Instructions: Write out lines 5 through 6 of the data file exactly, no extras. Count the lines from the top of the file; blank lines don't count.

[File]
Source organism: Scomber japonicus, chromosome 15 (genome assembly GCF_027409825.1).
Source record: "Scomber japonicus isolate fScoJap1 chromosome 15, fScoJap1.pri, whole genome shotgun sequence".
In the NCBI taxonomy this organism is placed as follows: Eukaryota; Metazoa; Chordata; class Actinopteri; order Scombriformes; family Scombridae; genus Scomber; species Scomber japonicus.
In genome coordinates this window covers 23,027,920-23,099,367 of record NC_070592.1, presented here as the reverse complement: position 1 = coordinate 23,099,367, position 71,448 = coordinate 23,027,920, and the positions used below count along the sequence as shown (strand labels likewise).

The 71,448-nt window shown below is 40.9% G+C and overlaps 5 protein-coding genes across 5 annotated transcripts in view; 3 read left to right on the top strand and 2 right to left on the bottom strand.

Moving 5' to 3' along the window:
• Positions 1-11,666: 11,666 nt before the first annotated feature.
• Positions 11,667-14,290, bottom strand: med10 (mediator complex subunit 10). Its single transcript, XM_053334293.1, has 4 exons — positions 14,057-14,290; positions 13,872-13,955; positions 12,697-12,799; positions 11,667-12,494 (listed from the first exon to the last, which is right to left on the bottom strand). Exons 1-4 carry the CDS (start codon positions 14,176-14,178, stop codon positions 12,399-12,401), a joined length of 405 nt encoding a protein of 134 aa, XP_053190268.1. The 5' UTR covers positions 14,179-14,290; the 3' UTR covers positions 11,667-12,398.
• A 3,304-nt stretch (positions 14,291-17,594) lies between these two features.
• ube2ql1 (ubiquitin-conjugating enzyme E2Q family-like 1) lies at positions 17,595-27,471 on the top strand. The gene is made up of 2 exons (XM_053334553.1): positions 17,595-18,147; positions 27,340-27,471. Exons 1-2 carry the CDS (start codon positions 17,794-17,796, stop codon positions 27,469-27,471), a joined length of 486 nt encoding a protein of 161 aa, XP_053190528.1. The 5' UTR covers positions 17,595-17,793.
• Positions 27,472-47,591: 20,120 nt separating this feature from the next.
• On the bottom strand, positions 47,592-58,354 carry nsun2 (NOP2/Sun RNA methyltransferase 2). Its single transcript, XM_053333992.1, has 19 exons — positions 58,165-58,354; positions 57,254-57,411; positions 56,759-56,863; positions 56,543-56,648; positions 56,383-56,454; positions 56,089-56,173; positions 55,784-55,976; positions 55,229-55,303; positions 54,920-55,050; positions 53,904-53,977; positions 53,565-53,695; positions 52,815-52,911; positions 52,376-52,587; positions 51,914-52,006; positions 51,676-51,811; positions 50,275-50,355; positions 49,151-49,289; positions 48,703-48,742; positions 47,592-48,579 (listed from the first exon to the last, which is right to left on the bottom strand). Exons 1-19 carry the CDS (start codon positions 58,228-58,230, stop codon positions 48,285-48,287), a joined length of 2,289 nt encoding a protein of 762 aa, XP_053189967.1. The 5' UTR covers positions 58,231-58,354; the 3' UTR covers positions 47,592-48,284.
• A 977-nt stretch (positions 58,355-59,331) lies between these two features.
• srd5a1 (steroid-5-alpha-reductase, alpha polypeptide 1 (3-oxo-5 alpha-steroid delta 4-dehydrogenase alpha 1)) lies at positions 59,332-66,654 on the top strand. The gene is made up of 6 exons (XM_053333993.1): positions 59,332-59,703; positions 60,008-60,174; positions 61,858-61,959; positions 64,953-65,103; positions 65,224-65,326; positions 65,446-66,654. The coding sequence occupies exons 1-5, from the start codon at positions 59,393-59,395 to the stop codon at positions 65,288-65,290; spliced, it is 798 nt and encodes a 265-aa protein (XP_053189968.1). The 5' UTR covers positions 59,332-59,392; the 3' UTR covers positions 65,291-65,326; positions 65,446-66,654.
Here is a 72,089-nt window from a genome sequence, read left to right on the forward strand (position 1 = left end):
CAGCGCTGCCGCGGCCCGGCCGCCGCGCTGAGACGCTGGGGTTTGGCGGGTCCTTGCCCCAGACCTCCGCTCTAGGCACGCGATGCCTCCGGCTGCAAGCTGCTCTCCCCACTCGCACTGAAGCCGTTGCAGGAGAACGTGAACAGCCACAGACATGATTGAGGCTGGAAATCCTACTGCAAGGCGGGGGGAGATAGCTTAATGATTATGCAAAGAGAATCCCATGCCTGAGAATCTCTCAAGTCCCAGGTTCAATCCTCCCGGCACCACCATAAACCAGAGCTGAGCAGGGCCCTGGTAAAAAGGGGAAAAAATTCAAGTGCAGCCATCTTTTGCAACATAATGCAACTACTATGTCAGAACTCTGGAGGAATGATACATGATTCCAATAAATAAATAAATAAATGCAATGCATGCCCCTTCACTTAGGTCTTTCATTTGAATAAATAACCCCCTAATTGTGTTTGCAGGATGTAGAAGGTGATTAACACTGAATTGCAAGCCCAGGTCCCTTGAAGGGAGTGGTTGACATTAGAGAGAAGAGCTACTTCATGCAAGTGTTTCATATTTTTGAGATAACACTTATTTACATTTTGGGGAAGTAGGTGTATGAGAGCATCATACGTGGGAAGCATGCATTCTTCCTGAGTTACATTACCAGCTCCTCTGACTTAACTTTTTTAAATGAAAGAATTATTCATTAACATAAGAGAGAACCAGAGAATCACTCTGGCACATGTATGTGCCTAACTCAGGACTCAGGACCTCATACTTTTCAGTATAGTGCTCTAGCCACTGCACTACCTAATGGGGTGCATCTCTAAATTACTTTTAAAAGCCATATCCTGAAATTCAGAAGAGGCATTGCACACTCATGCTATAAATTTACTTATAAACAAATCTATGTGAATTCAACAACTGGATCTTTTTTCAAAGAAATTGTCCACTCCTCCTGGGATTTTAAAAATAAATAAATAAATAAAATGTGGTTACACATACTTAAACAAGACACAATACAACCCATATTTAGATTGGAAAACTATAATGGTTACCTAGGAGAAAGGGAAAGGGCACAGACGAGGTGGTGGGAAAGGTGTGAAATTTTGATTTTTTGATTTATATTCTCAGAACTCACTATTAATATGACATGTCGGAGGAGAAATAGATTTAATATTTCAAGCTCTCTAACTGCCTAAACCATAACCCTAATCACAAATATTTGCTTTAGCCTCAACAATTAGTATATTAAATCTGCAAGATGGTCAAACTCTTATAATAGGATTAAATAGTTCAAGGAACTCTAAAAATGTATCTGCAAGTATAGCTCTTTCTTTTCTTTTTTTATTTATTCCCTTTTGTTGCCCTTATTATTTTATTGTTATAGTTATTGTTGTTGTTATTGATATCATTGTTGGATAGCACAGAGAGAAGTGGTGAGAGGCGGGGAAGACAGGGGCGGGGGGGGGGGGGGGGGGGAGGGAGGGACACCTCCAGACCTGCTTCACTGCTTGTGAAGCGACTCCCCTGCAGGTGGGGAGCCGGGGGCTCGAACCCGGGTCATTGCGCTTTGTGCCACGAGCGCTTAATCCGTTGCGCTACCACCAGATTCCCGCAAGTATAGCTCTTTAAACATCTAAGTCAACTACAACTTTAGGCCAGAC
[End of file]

The 71,448-nt window shown below is 40.9% G+C and overlaps 5 protein-coding genes across 5 annotated transcripts in view; 3 read left to right on the top strand and 2 right to left on the bottom strand.

Moving 5' to 3' along the window: